Preheat the oven to 375 degrees F. Bake the bread until golden brown and the top is firm to the touch, about 50 minutes. If you're using smaller pans, the baking time may be less, so err on the side of checking the bread early. The bread should rise to the top of the pan(s). Remove from the oven and allow to cool in the pans for 10 minutes. Then invert onto a cooling rack and turn over so they are cooling right side up. Be sure to remove the parchment paper before they are left to cool.

To store the bread, place in a plastic bag and seal to keep airtight. Leave at room temperature for up to 3 days. Makes great toast, especially after 3 days when it's not as fresh!

Step-by-Step in Pictures
Heat the milk and butter, then set aside to cool...

In a stand mixer, combine the yeast, sugar, salt, and 1 cup of the flour...

Add the milk-butter mixture, then cover and let rest for 10 minutes...
Beat in the eggs...
Add the remaining flour and mix for several minutes...

The dough will be sticky and that's OK...

Scrape dough into two prepared loaf plans, cover and let rise for an hour, and then bake at 375 degrees F for up to 50 minutes...

Remove from oven and let cool on a wire rack in the pans for 10 minutes...

Remove from the loaf pans and cool directly on the wire rack...

Slice and serve!

Monday, May 2, 2011

Seeing Double: Double Chocolate Banana Bread

I love banana bread with chocolate chips. But what's one ingredient that could make it even better? Cocoa powder! That's the key here and it makes this bread double chocolaty!

Instead of making two large 9-inch loaves, I distributed the batter among 3 smaller loaf pans. Then, when the loaves were done baking and cooling, I immediately froze a few of them, knowing I alone could not eat that whole recipe before the bread spoiled! Ok, I probably could have eaten all of the loaves, but I wouldn't have been happy about it a week later.

When the bread has been sitting out for a few days and it's not as fresh as on day 1, it makes amazing toast. Try it with a little orange marmalade or even simply a light spread of butter. How about some peanut butter? Everyone knows chocolate, bananas, and peanut butter were meant for each other. Mmm.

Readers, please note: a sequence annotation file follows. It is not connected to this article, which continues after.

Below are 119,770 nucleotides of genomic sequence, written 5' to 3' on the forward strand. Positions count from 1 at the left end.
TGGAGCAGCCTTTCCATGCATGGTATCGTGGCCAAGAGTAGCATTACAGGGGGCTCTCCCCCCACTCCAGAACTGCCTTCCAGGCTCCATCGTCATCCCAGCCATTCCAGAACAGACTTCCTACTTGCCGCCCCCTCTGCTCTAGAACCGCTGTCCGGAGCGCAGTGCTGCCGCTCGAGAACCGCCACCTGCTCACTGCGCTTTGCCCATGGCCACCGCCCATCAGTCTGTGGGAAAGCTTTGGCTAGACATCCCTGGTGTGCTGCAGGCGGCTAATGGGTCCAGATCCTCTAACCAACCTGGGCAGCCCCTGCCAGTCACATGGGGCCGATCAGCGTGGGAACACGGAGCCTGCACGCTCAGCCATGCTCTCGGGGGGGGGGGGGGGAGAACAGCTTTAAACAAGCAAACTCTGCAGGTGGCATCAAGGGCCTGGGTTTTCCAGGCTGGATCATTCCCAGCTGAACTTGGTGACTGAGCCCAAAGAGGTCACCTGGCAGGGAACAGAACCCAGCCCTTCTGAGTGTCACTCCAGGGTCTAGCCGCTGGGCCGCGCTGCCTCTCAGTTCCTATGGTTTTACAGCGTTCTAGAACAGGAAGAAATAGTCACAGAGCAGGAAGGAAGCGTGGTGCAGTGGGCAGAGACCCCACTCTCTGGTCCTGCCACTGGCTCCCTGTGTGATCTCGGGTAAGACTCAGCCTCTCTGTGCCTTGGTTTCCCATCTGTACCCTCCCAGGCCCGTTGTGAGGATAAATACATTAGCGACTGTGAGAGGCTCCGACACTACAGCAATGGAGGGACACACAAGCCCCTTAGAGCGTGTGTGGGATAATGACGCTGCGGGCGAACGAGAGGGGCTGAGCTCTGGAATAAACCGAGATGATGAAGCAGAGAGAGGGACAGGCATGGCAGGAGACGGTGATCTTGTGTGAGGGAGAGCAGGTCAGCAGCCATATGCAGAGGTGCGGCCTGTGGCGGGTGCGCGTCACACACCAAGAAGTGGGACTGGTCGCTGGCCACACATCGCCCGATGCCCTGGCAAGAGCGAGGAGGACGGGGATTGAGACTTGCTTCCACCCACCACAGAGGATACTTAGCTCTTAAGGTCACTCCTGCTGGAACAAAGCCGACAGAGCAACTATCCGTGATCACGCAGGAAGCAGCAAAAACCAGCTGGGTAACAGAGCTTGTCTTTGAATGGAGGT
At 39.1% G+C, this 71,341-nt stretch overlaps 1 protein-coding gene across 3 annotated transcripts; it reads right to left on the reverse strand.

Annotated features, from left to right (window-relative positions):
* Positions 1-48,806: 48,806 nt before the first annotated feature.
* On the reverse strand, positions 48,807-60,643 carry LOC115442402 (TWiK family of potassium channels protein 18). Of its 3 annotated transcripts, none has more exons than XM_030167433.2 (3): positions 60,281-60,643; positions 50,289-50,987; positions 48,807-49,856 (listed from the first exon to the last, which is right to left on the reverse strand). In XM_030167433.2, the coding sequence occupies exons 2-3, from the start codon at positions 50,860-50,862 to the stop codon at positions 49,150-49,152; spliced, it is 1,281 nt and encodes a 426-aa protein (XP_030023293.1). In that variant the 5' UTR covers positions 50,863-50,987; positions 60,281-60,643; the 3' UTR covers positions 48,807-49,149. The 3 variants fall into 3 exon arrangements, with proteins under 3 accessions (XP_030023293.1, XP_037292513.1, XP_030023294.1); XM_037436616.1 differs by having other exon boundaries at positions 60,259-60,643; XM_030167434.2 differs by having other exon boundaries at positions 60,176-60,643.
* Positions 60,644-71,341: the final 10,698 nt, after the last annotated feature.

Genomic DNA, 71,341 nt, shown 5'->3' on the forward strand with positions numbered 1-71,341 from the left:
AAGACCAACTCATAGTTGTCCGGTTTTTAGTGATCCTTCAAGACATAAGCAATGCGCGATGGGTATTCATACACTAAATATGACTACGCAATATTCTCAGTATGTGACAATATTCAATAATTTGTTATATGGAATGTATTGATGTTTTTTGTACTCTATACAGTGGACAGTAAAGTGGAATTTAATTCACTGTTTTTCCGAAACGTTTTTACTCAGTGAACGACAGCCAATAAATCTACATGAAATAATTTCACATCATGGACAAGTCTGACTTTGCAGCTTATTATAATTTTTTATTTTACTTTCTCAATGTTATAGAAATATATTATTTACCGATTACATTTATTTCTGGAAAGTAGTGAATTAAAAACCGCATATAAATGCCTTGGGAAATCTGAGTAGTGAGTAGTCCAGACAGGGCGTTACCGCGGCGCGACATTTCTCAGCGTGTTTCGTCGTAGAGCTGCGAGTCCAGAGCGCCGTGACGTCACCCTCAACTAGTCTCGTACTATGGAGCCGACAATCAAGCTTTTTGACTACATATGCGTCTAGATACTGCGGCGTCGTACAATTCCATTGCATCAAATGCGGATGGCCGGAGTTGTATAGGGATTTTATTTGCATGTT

Double Chocolate Banana Bread
Recipe adapted from The Ghirardelli Chocolate Cookbook
Makes two 9-inch loaves

3/4 cup (1 1/2 sticks) unsalted butter, at room temperature
2 cups granulated white sugar
4 large eggs
1/2 cup whole milk
4 large ripe bananas, mashed
3 1/2 cups all-purpose flour
1/2 cup unsweetened cocoa powder mixed with 1/2 cup sugar
1 tablespoon plus 2 teaspoons baking powder
1 teaspoon salt
2 cups semi-sweet chocolate chips

Preheat the oven to 350 degrees F. Lightly grease two 9 by 5-inch loaf pans or three or four smaller loaf pans. You can mix and match sizes; just be mindful of the baking time as smaller loaf pans need less baking time.

In a large bowl, cream the butter and sugar with an electric mixer on medium speed until fluffy. Beat in the eggs, one at a time. Add the milk and bananas, beating until well blended.

In a separate bowl, whisk together the flour, unsweetened cocoa-sugar mixture, baking powder, and salt. Gradually, add the dry ingredients to the creamed mixture. Mix on low just until combined; be careful not to overmix! Gently stir in the chocolate chips (with a spoon, not the mixer). Pour the batter into the prepared pans.

Bake for 60 to 75 minutes (less time for smaller loaf pans), until golden brown and a tester inserted into the center comes out clean. Set the pans on a rack to cool for 15 minutes, and then turn the loaves out of the pans to cool completely. To freeze, wrap tightly in plastic wrap and then place in freezer bags.